Sometimes in life it is just so abundantly clear when you are being handed a gift. Of course, all of life is a gift – but some moments leap out off the page and are unmistakably so.
Witnessing Crowded House play on the Opera House forecourt last night was one such moment. 20 years after their Farewell Show in 1996 – almost to the day – Sydney once again channelled its seemingly repressed singing energy into this iconic space, as Neil Finn and his band mates Nick Seymour, Mark Hart and Matt Sherrod, invited us to join them in a city wide family singalong.
The very fact that these concerts were being staged at all seemed to leave most of us somewhere between uncontainable excitement and stunned disbelief. After all, what are the odds of a night like this even happening? The band still happy to play together. The same venue and dates as 20 years ago. The band still in top musical form, stewarding their musical gifts with care and love, unlike many famous rockers of decades past. The perfect weather. A crowd whose love for these songs seemed to run deeper than almost any of us realised. This night was indeed a gift and will never be forgotten.
The absence of Paul Hester was warmly felt by all – the affection we all felt for him at the 1996 gig carries on. And yet new drummer Matt Sherrod is an outstanding musician is his own right, not merely replicating Hester’s parts, but making them his own, and locking in beautifully with Finn and Seymour’s rhythmic parts.
There were subtle, deeply appreciated nods to the 1996 concert. The openers Mean To Me and World Where You Live were also the openers in 1996, played both then and now on Finn’s stunning Gold Top Gibson Les Paul guitar. Once again a beautiful stage backdrop was provided by Finn’s Split Enz bandmate Noel Crombie. Tim Finn was again welcomed back into the fold for a “Woodface moment”, playing favourites It’s Only Natural, Weather With You, and Four Seasons In One Day with the band he joined for a brief period in the early 1990s after penning those hits with brother Neil. And for the fans there were two more Finn brothers moments – the soulful Chocolate Cake, with Neil tearing it up on piano, and the late night fireside soundtrack How Will You Go.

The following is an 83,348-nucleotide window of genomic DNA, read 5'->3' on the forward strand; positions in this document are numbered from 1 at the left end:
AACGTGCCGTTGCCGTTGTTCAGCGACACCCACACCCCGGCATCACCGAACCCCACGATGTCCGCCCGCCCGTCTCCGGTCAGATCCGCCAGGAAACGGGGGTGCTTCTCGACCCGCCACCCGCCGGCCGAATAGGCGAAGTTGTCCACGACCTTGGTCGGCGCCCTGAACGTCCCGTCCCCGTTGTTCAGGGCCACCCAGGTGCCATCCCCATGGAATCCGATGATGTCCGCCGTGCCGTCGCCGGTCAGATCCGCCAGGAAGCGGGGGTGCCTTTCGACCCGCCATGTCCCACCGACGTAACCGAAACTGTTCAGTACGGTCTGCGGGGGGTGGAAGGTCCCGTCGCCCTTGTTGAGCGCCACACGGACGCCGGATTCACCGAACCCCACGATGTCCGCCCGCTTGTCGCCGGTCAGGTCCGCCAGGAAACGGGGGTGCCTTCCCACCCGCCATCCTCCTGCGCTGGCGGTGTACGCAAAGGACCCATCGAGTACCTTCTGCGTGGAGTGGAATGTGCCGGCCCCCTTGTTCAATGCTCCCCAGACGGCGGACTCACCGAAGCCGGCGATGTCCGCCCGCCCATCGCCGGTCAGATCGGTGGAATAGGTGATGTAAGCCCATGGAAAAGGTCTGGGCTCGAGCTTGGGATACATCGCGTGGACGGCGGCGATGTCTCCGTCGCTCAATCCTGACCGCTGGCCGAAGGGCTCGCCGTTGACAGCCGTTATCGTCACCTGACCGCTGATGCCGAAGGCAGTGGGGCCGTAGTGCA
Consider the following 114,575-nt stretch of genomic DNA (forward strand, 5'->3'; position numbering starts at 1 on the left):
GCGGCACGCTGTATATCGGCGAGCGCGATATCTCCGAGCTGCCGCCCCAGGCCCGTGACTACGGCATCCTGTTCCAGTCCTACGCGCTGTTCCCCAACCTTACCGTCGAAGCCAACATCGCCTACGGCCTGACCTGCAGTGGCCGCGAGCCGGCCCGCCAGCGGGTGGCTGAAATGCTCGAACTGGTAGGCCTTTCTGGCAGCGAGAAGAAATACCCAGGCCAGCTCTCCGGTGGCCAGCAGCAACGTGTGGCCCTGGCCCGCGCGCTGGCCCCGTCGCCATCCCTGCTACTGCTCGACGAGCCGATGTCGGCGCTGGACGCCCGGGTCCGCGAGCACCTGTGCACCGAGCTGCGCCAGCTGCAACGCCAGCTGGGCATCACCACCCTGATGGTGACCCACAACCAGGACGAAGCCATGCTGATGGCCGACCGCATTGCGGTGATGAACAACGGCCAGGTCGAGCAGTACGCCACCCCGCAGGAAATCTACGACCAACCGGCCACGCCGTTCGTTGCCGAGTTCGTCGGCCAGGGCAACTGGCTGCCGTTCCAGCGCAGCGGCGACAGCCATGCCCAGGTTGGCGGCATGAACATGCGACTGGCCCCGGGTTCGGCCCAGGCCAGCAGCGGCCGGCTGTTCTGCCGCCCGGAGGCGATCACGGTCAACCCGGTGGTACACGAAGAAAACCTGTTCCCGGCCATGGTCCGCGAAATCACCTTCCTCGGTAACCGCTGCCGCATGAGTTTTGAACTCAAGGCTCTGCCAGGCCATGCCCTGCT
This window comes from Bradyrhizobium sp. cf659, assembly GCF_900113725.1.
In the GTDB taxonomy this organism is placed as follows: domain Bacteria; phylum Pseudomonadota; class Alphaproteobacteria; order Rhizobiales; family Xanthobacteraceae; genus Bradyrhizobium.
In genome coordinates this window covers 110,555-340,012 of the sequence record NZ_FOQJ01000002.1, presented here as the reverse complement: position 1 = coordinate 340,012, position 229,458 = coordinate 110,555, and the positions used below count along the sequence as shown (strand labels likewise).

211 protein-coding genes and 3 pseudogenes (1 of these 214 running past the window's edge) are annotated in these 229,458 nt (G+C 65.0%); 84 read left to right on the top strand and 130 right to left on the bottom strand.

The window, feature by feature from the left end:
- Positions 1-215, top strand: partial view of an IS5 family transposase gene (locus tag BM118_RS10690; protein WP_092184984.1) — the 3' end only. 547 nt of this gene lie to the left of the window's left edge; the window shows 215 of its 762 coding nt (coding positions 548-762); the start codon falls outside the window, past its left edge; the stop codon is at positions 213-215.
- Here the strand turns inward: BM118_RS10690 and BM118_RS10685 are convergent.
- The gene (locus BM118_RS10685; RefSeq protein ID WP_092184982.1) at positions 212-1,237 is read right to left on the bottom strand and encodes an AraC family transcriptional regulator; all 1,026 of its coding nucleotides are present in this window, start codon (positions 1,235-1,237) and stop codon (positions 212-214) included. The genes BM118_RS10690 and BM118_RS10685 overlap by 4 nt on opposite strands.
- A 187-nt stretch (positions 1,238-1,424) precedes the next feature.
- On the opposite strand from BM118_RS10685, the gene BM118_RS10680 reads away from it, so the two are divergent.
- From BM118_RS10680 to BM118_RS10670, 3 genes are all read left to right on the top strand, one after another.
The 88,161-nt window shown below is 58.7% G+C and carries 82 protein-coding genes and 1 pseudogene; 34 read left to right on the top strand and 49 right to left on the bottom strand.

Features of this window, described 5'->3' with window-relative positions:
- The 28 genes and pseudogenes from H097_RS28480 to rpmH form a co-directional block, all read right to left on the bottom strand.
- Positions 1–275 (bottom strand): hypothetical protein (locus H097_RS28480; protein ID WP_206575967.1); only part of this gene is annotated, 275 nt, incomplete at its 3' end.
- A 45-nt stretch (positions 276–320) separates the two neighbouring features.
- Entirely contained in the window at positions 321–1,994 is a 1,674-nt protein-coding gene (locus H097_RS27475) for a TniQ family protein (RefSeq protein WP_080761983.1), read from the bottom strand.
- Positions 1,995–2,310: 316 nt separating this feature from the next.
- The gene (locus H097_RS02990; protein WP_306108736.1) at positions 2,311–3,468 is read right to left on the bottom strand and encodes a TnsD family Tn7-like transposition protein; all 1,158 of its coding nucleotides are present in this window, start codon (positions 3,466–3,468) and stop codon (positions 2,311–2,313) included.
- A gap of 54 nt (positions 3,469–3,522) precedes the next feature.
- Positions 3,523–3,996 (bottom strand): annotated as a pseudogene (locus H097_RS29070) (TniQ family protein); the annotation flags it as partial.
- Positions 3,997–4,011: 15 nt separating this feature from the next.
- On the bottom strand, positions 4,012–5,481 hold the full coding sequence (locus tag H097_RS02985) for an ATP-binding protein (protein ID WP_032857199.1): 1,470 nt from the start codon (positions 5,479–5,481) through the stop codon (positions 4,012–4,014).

But importantly, this was not just a 1996 rehash, or a one-off reunion. Crowded House reformed in 2007 with Sherrod on the skins, and has made two albums since then – Time On Earth and Intriguer – not to mention circling the globe for the ensuing world tours. Certainly, Finn has been active with his solo work and Pajama Club (his band with wife Sharon) – but Crowded House has been politely waiting in the wings, idling quietly, gig-fit and ready to go for concerts such as these.
And so with this newer incarnation of Crowded House came some moments unique to these shows. Pour Le Monde, with Neil at the piano, was a beautiful tribute to band mate Paul (“He’s the best you’ll ever know…”) and Either Side of the World was a gorgeous samba that sneakily tapped you on the shoulder and interrupted your swaying hips, confronting you with the bittersweet realities of global travel (“pay the maximum rate to feel so lonesome”). It was also wonderful to see Tim’s son Harper on keys at various points throughout the show, and Neil’s son Elroy standing in the shadows offering warm acoustic guitar for many tracks. Whereas any session musician in the country could have been hired for these nights, this is a family that values the preciousness family – and for the crowd, that love is infectious.
Some favourite moments of mine were the crowd being invited to sing 3-part harmony in Fall At Your Feet; the band launching powerfully into the rarely-played-live beauty Nails In My Feet; and the Finn-Seymour in-depth analysis of the new graphite black water bottles of 2016, labelled by Seymour as “Sentinels of Quench”. With the Crowdies, the on-stage banter has always been as memorable as the music.
Perhaps the most pleasant surprise of all was the palpable sense of joy that emanated from the crowd from the very first chord. This is not the case at every large concert. But people here seemed so hungry to sing these songs that have guided them through life’s varied terrains. Many (myself included!) started singing from song one and didn’t relent until the night was over. As the camera panned throughout the crowd, the smiles were wide, the singing was full and heartfelt, and the faces possessed a joyful innocence that we have missed in 2016 – a troubling year around the world.
Bob Dylan said in 2012 that as a songwriter, “The thing you have to do is make people feel their own emotions.” I couldn’t help but feel that in returning to the city that farewelled them 20 years earlier, Crowded House on this night not only helped us – as individuals and as a city – to feel our emotions. In fact, Crowded House helped us rediscover emotions we had forgotten were there. What a gift.